Whenever the Watford net did bulge (as it tended to rather a lot), my young, star-struck, hero-worshipping eyes always concluded that the opposition had needed a wonder strike, or had resorted to more devious forms of trickery, to beat him.
Sadly, no amount of Rankin heroics could stop Watford as we nose-dived on our Voyage To The Bottom Of The League come September '75.
During this mundane era, when bright Hornet prospects regularly vanished for relative peanuts so that our tight-fisted chairman of the day could keep the lid on his biscuit tin, Andy Rankin stood as tall and as proud as a lighthouse in a sea of golden .... effluent.
We were more rubbish than Watneys Red Barrel. Which makes Andy Rankin's grip on the number one jersey throughout this period all the more remarkable. Heck, he was twice voted Player of the Season (in 73 and 75), so my recollections of him obviously aren't all deluded hallucinations glimpsed through a shower of nostalgic, boyhood glitter. Andy Rankin really was good, you see! Mister Consistency? You betcha!
I therefore viewed it as a foul criminal act when he lost his place to Steve Sherwood in Mike Keen's final season, 76/77. Sherwood then had the brass neck to keep Rankin out after GT's arrival. Disgraceful, I screamed! Sherwood can't dive! Anyone can see that!
But then back roared AR to reclaim what I saw as his by divine right in December '77, and we coasted our way to the Div 4 title.
The next season, Rankin again provided two thick slices of solid comfort around another indigestible Sherwood sandwich filling, as he returned to soothe our Div 3 promotion jitters during the critical run-in.
The writing was on the wall, however. GT's policy of not having an undisputed number one benefited neither Rankin nor Sherwood. Worse, my hero was starting to look somewhat less than agile on occasion.
So when, in '79, life back in the old Division 2 began trickily, a singularly unimpressed GT splashed out one hundred grand on a new keeper: the smarmy-looking (to my eyes, at any rate) Eric Steele.
My unsung all-time Hornet hero's last appearance for Watford had come in an unsung sort of match: a 3-0 gubbing at Wrexham. Lowly Huddersfield took him on loan, then signed him on a free in January 1980.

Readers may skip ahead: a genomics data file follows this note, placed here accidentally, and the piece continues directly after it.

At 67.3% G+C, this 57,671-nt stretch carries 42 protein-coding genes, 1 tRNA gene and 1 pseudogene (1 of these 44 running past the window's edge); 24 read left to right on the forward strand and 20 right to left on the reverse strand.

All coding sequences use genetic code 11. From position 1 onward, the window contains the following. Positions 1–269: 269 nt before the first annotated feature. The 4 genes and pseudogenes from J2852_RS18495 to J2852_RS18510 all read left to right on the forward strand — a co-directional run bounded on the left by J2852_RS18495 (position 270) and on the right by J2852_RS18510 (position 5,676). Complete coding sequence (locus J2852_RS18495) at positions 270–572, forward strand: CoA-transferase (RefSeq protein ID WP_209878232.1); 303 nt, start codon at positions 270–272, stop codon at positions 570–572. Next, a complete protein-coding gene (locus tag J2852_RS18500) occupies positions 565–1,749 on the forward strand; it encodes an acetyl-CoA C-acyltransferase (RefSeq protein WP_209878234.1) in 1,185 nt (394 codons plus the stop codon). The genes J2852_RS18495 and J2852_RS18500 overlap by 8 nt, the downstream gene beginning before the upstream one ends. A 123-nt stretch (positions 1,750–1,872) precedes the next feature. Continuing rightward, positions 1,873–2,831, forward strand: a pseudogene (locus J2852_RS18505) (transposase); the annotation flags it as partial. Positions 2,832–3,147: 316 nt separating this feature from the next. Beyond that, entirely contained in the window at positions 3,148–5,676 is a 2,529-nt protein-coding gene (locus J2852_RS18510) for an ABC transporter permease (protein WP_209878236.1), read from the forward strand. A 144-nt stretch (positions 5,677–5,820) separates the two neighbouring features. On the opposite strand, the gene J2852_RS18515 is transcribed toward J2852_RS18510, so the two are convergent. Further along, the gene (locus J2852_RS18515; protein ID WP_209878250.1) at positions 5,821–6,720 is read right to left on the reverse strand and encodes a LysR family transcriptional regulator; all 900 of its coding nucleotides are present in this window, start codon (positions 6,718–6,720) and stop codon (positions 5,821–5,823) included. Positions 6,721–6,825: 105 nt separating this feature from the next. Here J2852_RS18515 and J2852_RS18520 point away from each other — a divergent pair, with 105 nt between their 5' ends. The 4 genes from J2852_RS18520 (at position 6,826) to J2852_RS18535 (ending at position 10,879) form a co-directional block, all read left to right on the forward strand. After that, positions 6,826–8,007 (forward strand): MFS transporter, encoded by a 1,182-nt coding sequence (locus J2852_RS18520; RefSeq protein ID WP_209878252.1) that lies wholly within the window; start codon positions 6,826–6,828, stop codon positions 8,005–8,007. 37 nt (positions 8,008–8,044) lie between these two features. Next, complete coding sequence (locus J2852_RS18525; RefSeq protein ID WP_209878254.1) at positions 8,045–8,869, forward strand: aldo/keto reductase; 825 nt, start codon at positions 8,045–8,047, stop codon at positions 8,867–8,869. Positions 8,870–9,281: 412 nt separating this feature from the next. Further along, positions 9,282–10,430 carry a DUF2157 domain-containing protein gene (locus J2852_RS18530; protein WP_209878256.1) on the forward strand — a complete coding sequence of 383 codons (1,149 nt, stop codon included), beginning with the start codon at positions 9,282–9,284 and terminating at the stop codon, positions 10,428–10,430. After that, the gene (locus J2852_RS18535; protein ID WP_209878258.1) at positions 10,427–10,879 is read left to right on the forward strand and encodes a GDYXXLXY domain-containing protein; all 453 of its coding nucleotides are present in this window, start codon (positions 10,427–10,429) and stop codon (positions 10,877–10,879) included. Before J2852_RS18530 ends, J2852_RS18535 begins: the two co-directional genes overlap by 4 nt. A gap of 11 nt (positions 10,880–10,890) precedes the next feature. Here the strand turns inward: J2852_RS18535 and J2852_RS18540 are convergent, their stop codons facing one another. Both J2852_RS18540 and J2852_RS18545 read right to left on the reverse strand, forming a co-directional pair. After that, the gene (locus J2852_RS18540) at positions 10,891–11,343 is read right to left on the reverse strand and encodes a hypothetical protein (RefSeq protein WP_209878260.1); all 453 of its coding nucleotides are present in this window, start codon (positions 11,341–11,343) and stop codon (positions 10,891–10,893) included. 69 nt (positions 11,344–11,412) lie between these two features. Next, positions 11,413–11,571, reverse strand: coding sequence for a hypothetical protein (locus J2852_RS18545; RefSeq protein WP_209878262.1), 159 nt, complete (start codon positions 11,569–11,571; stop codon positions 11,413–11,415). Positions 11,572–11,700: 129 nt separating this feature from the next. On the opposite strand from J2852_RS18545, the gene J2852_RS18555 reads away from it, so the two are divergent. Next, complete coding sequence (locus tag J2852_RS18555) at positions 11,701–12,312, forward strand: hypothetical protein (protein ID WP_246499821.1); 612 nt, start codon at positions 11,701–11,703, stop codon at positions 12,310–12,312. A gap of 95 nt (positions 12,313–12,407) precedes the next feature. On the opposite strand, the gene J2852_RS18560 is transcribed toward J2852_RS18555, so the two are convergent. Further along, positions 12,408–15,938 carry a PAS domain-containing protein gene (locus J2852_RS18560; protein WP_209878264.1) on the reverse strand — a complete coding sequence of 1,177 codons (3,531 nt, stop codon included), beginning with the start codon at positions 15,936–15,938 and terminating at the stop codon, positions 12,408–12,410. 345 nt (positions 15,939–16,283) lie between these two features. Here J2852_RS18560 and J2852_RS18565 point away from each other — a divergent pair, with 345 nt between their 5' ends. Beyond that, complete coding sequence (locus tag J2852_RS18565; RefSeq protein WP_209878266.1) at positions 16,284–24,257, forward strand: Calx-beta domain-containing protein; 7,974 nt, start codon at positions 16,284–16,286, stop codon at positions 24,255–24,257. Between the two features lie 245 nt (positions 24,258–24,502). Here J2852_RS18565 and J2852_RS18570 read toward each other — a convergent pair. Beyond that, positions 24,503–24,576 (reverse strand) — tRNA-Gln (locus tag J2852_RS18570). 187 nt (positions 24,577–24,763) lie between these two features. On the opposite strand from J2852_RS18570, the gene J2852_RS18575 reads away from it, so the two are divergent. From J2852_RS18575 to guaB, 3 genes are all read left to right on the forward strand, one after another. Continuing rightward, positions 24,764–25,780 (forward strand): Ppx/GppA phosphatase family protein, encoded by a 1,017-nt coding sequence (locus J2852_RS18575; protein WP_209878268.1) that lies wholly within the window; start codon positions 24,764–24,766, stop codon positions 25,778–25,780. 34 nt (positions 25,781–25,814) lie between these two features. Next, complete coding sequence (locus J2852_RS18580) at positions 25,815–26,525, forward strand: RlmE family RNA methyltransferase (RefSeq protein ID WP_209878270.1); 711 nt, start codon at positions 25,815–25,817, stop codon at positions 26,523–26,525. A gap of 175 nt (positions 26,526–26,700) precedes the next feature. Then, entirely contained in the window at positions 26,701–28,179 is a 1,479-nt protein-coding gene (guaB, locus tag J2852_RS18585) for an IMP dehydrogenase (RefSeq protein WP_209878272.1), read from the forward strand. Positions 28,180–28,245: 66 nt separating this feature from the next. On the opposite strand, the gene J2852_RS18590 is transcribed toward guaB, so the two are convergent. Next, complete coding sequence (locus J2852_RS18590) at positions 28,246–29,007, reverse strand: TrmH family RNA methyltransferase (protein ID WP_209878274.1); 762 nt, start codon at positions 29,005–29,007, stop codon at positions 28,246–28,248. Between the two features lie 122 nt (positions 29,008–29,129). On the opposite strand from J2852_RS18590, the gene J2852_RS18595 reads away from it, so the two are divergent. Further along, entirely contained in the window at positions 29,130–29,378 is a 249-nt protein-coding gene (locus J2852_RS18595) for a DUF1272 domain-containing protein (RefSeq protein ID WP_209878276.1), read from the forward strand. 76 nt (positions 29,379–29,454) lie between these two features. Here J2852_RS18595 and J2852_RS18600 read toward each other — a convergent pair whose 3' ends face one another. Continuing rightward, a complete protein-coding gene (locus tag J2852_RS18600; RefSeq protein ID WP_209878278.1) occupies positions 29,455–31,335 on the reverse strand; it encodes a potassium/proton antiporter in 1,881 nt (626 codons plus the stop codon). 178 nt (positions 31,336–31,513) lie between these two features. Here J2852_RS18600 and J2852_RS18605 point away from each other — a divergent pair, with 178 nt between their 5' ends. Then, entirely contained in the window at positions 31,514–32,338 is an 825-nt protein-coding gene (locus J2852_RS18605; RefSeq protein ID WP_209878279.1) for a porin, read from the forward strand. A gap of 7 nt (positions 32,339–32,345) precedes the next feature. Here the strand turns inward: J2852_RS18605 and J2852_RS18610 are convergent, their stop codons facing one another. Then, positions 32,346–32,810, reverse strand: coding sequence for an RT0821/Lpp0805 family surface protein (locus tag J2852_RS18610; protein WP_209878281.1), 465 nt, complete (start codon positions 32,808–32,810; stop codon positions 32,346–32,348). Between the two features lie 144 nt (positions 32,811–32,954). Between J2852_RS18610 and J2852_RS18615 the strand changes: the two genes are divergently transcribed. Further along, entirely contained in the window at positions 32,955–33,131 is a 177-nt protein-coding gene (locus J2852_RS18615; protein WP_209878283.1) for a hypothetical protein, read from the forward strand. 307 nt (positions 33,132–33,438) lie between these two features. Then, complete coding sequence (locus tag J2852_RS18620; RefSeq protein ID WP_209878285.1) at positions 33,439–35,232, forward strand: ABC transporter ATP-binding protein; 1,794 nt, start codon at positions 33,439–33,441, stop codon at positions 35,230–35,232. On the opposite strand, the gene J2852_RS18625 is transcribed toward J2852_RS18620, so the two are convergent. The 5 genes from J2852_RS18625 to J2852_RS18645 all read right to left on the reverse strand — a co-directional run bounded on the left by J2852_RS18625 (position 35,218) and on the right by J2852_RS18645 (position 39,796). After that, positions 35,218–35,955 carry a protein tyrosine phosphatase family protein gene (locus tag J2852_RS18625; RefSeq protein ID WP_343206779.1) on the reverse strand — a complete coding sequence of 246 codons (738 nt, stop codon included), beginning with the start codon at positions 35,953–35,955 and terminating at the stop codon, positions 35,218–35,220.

I was seventeen by then. My Hornet hero had taken me right through my childhood: from Subbuteo to snogging; from cans of shandy outside Mister B's on St Albans Road to my first illicit beers, consumed furtively a few yards up the road at The Hertfordshire Arms.
Now, like my childhood itself, my hero was gone with indecent haste. Such is the way with football.
But let's not finish on a downbeat note! Andy Rankin's finest moment? No contest. Man Utd away in the League Cup in 78/79. A game remembered by most for young Luther's two wonder strikes. But not by us associate members of the Watford goalkeeping fraternity. We'll always treasure it more for Rankin's sensational fingertip save from Gordon (is a moron!) McQueen's bullet header near the death, as we clung desperately to our 2-1 advantage.
I can still see him now: at full stretch as ever, flying through the air, head arched back after getting the faintest of fingertips to the ball. Only this time the net wasn't bulging. Andy Rankin, journeyman goalkeeper, boyhood Hornet hero, with a little bit of help from the crossbar, had saved the day and earned his moment of televised glory. And richly deserved it was, too.
I don't dispute that Watford have had better keepers (Jennings, Coton). Then again, there have been plenty far worse than my Hornet hero during my time as a supporter (P. Digweed, B. Slater, T. Meola, M. Dalrymple, P. Gibbs).
Andy Rankin was neither great nor grim. Ultimately, he'll be remembered simply as one of the many in the supporting cast that took us under Sir Graham of Taylor's first reign from greyhound track to glory days; from down among soccer's dead men to a lofty place in the Sun (and the Mirror, the Star, the Mail, the Express....).
But he'll always mean so much more than that to me.
Like a BBC kids' programme from that era, in which Emily loved her battered old Bagpuss, so I truly worshipped the penalty area walked upon by (altogether now): "Andy, Andy Rankin (clap-clap)" ... (repeat to fade...).
My all-time Hornet hero. End of story.